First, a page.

Every Chinese New Year, I excitedly buy the petite Pineapple Tarts from my favorite Malaysian-Singapore restaurant. Their Pineapple Tarts are much sought after this time of year. Often I get disappointed when they run out. I have to call in my order weeks in advance.
So when I didn’t get my favorite, tiny pastry treats, I decided to bake my own version of Pineapple Tarts. I found a recipe from another food blogger. It wasn’t as difficult as I thought it would be. In fact, it was “easy as pie”, pardon the pun.
The crust came out delicate and buttery. The family verdict was unanimous. My crust was a winner! The pineapple filling was made a day before and chilled to firm up. The crushed pineapple’s natural sweetness was made more amazing by simmering it slowly till it became sticky and had a jam-like consistency. And together, it was a perfect Pineapple Tart just in time for Chinese New Year.
Preparations for Chinese New Year start 14 days and one month before the actual day. Traditionally, it is important the house must be thoroughly cleaned. At times walls are repainted, and drapes are washed. Shopping for new food supplies and lots of cooking are also practiced. *
Asian families get together and celebrate with big feasts. This is a traditional time for Asian families to give thanks for the many blessings received. My niece, Tsui Chern, who lives in the midwest, was excitedly cooking and cleaning when she wrote to me a few weeks ago. Her parents, KL and Catherine were arriving in the USA, and had come from Singapore to celebrate the Chinese New Year with the rest of the family. Tsui Chern told me they were inviting some close family friends in their area for a Chinese New Year feast.
As for Pineapple Tarts , Tsui Chern did confirm they’re a traditional treat in Singapore. Here’s what she said:
” My parents arrived yesterday. And yes, they brought with them pineapple tarts (from Singapore). It is one of the many New Year cookies. Pineapple signifies blooming prosperity so we include it in our cooking or pastries.”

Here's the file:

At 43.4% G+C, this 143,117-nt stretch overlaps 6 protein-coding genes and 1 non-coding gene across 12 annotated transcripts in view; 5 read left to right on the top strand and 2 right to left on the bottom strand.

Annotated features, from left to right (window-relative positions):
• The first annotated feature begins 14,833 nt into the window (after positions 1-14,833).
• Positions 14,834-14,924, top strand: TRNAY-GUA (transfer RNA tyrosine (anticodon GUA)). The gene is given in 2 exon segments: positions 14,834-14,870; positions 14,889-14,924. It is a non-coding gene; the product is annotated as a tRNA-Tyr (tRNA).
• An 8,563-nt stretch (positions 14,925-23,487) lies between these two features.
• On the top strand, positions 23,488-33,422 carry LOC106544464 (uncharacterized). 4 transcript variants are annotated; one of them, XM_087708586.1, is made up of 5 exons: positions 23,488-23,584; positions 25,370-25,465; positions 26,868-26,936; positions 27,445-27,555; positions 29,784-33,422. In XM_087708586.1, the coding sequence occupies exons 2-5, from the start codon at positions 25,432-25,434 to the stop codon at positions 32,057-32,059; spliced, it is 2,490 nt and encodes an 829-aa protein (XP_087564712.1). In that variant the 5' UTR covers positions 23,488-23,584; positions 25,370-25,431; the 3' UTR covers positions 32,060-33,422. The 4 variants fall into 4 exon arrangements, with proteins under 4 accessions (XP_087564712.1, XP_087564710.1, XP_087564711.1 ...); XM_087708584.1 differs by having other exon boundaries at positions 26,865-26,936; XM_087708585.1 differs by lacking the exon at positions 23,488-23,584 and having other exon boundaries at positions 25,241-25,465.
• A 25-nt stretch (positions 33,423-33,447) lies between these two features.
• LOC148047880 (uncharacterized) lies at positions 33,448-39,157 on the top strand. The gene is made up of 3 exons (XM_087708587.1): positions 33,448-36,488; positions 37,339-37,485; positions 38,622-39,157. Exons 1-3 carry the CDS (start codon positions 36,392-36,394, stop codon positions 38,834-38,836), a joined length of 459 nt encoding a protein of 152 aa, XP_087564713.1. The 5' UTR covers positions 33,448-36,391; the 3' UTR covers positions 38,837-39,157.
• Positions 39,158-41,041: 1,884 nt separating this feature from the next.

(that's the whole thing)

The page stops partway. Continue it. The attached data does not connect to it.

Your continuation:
I live far away from my niece, Tsui Chern. But if I was close by, I’d bake these Pineapple Tarts in a jiffy and bring them over, freshly baked, and to wish her many good wishes for prosperity, good fortune and much happiness!
Meanwhile, take a bite-sized tart from my newly baked batch … here’s to a fiercely progressive and very lucky Chinese Lunar New Year !
- Adapted from FreshFromTheOven.com
1 cup unsalted butter, chilled
1 and ½ cup all purpose flour
¼ teaspoon salt
2 egg yolks, chilled
3 Tablespoons powdered sugar
2 Tablespoons cornstarch
1 egg mixed with ¼ cup water, for egg wash
- Sift the flour, cornstarch, sugar together. Set aside.
- Beat the butter in a mixer, till fluffy. Add the eggyolks one at a time.
- Add the butter mix slowly to the flour mixture. Beat till it becomes like a pie pastry consistency.
- Form into a disc. Wrap in plastic. Refrigerate for at least an hour, or even overnight.
For the Pineapple Filling:
1 large can (20 ounces) crushed pineapple, drain but keep the syrup for cooking
¼ cup sugar
1 and ½ Tablespoons cornstarch
1 teaspoon lemon juice
- Cook the pineapple and sugar on low heat. Add a few tablespoons of the pineapple juice or syrup from the can, a little at a time, to prevent pineapple from burning or sticking. Keep stirring every now and then.
- Add the cornstarch to thicken once the pineapple starts to turn darker. Keep stirring till it thickens. This will take about an hour to make.
- Let the filling cool to room temperature. Refrigerate overnight so it can firm up.
To Assemble Pineapple Tarts:
- Roll the dough on floured surface. Cut with a cookie cutter, tiny circles measuring 2 inches in diameter.
- Fill the center of the dough with 2 teaspoons of pineapple filling. Brush the sides with eggwash.
- Top with another circle. Seal edges with your thumb by pressing both pastries together.
- Place tarts on parchment lined baking sheets. Brush tops with egg wash.
- Bake in preheated oven 350F degrees for 12 to 15 minutes.
- Then brush the tops of pastry again with more egg wash. Bake for another 5 minutes.
- When done, cool on racks.
ASIAN SPICY RIBS, a Chinese New Year favorite on our table
*Reference for some Chinese New Year traditions: “Culinaria Southeast Asia” A Journey through Singapore, Malaysia & Indonesia” by H.F.Ullmann